Check out the official site at http://www.notldr.com for more information. They’re also selling some pretty cool merchandise if you feel like supporting the artists. The film is set to be released in March and I highly recommend picking it up.
Most writers when penning a sequel look to surround their narrative around a strong or popular character that audiences want to see more of, but when you’re the king and creator of the modern zombie movie you tend to do whatever the hell you want. George A Romero’s Survival of the Dead (2009) follows the character of “Sarge” (Alan Van Sprang) who had about forty-five seconds of screen time in Diary of the Dead (2007) as an AWOL’ed National Guardsman, leading a band of troops-turned-highwaymen. For whatever reasons George had, Sarge rides on (yes, rumor has it its a western of sorts) into Survival of the Dead where he stumbles upon Plum Island and into the middle of a pissing contest between two feuding Irish families who have artistic difference on what to do with the growing population of “Dead heads”—Romero has this thing about over using the word “Zombie”, but wasn’t that slang for a Grateful Dead fan? I digress…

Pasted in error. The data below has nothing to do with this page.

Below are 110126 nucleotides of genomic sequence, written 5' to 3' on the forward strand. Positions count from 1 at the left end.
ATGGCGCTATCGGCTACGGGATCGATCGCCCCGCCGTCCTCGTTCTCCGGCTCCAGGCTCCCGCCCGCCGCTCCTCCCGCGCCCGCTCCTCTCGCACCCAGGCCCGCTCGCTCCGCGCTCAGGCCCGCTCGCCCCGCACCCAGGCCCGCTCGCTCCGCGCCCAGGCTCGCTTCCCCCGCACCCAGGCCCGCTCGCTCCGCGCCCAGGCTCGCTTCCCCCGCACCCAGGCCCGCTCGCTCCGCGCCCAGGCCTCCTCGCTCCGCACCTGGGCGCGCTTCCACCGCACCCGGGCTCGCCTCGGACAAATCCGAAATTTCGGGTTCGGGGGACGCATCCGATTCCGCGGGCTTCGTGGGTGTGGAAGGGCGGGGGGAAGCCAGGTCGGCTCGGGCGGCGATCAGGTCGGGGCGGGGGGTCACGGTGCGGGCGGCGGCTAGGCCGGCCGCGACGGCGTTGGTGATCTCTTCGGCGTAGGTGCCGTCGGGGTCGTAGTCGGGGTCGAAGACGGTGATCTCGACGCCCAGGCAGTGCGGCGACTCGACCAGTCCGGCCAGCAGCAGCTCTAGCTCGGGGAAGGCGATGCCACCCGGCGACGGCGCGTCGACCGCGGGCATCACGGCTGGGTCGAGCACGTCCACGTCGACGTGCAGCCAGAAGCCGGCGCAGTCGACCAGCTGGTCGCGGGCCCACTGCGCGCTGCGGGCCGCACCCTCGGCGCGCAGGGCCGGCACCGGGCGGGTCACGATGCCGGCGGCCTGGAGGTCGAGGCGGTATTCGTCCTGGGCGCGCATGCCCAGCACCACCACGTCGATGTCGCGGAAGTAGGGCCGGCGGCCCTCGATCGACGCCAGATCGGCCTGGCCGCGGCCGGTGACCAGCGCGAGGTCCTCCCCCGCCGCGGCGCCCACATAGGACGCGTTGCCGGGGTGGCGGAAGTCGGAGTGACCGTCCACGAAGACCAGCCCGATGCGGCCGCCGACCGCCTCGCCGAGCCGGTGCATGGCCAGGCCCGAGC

The premise and choice of main character are definitely head scratchers, but fans who want to make sense of it all can either check out the trailer (http://www.youtube.com/watch?v=bAPABAYczkE) which only supplies some rustic and grainy visuals or watch a cryptic promo monologue by Sarge. (http://www.myspace.com/officialgeorgeromero) Either way, I’m not that concerned. When Romero gathers hordes of zombies, or “living dead” or “stenches” or “Dead Heads” or whatever, good things happen. Keep’em lumbering our way, George.
Survival of the Dead is currently doing the film festival circuit, details about a wider release will hopefully be forthcoming.
I admit it – I’m not the best Romero fan. I’ve seen all of his zombie movies but am severely lacking on his other ventures, save for Martin and Monkey Shines. Oddly enough, I own most of his films, including The Crazies. Maybe I should, like, actually watch one of them? But I digress. The trailer for The Crazies remake was released this morning and I’m impressed. It looks to have nice production and effects at least.
I’m a sucker for trailers though. Seriously, the people who edit them should be given awards. Often, they’re able to get us to actually pay money to see a crappy movie. Case in point – Halloween (2007). This one is a compelling two minutes. It’s almost an instant win when you set Gary Jules’ Mad World to horror.